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The Failure To Treat Pain In Paralyzed Patients With Decubitus Ulcers Can Result In Autonomic Dysreflexia

Autonomic dysreflexiaiStock_000001491456XSmall (or hyperreflexia) is a dangerous condition that can occur with bed sore patients or patients with spinal cord injuries above the middle of the chest (usually above T-5).  Autonomic dysreflexia occurs when an irritation or pain below the level of the spinal cord injury sends a signal that fails to reach the brain.

Over time, the bodies a delayed pain response results in changes to the sympathetic portion of the autonomic Nervous System (helps people adapt to changes in the environment and is associated with the “flight-or-fight” response), resulting in muscle spasms and a narrowing of the blood vessels.  This in turn can cause blood pressure to rise and heart rate to drop, which can lead to stroke, seizure, or even death.

Signs autonomic dysreflexia may include:

  • Pounding headache
  • Goose bumps
  • Red blotches on the skin, above the level of the spinal cord injury
  • Sweating, above the level of injury
  • Cold, clammy skin, below the injury
  • Nasal congestion
  • Slow pulse (< 60 beats/minute)
  • Restlessness
  • Hypertension (blood pressure greater than 200/100)
  • Nausea

Autonomic dysreflexia can be prevented.  Specific precautions include:

  • Frequent pressure relief in bed / chair (turning the patient to change positions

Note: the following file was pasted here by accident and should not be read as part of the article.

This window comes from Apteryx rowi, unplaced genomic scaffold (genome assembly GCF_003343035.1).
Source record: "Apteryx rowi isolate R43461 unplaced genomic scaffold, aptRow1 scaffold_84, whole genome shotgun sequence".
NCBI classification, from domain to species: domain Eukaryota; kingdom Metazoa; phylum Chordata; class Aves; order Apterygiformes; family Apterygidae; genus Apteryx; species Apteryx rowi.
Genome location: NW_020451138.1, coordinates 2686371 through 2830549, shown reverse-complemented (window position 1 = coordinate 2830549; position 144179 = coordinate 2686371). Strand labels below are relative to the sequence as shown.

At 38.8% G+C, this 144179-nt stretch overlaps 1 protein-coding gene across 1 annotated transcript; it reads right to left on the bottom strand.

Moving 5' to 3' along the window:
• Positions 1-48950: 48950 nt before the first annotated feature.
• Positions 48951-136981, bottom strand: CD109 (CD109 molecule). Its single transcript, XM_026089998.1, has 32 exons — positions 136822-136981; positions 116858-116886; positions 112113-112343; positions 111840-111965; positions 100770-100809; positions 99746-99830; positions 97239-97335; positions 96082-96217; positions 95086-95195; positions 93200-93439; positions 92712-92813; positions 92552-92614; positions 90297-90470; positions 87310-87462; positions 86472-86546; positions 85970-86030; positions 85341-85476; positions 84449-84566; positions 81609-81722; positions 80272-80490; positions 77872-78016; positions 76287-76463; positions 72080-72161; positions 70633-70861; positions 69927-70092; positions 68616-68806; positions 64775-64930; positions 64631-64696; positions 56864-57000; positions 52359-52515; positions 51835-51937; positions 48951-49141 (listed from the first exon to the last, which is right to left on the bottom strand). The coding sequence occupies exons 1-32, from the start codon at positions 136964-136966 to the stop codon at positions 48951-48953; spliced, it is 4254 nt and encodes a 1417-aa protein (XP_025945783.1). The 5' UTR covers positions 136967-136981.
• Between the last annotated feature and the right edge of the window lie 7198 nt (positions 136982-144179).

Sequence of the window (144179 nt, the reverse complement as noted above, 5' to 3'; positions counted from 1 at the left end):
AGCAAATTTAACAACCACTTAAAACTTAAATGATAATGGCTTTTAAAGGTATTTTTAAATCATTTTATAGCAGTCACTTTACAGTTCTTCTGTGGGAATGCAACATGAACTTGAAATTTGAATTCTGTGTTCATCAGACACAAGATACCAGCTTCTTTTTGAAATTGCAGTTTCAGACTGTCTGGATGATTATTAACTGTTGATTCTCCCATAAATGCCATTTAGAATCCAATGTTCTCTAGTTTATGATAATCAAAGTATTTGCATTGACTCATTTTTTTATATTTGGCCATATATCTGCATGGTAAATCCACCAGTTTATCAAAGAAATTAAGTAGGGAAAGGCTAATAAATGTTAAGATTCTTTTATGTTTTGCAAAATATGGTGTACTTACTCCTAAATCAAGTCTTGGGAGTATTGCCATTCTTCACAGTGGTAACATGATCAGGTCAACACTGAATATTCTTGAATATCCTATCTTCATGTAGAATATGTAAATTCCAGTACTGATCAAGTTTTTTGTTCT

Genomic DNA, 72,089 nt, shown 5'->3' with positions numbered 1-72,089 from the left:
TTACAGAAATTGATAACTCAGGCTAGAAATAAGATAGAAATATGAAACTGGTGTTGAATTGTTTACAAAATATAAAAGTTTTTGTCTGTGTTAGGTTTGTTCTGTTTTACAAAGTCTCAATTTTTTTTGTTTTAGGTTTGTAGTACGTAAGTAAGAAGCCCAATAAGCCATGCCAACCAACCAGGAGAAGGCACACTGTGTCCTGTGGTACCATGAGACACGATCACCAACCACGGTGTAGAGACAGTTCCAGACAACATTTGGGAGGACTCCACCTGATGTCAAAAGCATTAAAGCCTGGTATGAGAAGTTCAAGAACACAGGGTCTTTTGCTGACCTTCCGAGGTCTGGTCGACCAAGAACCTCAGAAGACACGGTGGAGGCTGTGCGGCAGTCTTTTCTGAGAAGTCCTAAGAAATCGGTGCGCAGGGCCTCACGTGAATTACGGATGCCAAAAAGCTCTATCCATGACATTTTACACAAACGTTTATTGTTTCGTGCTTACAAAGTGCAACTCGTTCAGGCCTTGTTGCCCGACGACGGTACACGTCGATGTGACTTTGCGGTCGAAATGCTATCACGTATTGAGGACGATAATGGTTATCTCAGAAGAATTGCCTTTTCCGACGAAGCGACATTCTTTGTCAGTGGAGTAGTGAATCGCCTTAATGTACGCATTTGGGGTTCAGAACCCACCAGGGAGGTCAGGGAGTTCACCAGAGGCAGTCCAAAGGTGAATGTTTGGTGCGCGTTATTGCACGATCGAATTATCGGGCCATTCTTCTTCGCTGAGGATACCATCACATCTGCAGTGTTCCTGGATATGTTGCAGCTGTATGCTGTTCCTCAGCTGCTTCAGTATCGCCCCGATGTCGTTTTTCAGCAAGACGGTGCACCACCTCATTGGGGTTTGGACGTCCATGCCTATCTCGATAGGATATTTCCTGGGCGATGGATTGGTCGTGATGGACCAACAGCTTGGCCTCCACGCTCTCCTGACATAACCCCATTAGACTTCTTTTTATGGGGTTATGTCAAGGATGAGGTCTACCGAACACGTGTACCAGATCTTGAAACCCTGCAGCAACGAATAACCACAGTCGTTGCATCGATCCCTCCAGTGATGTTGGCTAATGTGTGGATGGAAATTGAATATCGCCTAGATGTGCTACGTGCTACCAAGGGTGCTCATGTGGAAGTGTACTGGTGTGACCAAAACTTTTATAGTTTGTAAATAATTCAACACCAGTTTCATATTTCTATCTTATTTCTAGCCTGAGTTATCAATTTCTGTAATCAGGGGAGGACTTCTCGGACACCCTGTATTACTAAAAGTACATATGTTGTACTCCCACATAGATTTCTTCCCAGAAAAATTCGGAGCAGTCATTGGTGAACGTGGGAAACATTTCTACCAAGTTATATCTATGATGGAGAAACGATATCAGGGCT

• Avoidance of sunburn and scalding from hot water
  • Maintain a regular bowel program
  • Proper nutrition and fluid intake
  • Compliance with medications
  • Proper maintenance of indwelling catheter (keep tube free of kinks, keep drainage bags empty, check catheter daily for deposits)
  • Perform routine skin assessments

Treatment of autonomic dysreflexia can be as easy as changing positions or removing the cause of irritation.  However, treatment must be initiated quickly in order to prevent further complications.  Many stimuli can cause autonomic dysreflexia including anything that would have been painful, uncomfortable, or physically irritating before the injury.

The most common causes are:

  • Overfill bladder – this can be due to a blockage in urinary drainage device, bladder infection, inadequate bladder emptying, bladder spasms, or bladder stones
  • Bowel full of stool or gas – due to constipation, hemorrhoids or anal fissures, or infection and irritation
  • Skin irritations – due to wounds below the injury, pressure sores, ingrown toenails, burns, or tight/restrictive clothing
  • Broken bones

If the trigger cannot be identified and removed or if problems persist, medications can be used to treat the autonomic dysreflexia.

People suffering from spinal cord injuries are particularly susceptible to pressure sores because of sitting or lying in the same position for an extended period of time.  In addition, spinal cord injuries can reduce or eliminate sensations, making it more difficult for the person to know when a pressure sore is developing.  These pressure sores can cause a dangerous condition known as autonomic dysreflexia in patients with spinal cord injuries.

Autonomic dysreflexia is a potentially life threatening condition resulting from over activity in the Autonomic Nervous System, which can cause high blood pressure leading to seizures, stroke, and even death.

Therefore, it is important that nursing home staff pay special attention to residents suffering from spinal cord injuries.  This includes frequently turning the resident to relieve pressure, regulating bladder and bowel output, properly maintaining catheters, and regularly checking for skin irritations.  Prevention of pressure sores is key to maintaining the physical health of residents with spinal cord injuries.

Related:

Are bed sore patients at risk for amyloidosis?

Can bed sores cause osteomyelitis?

Is necrotizing fasciitis related to bed sores?

If bed sores are not timely treated, can gangrene develop?

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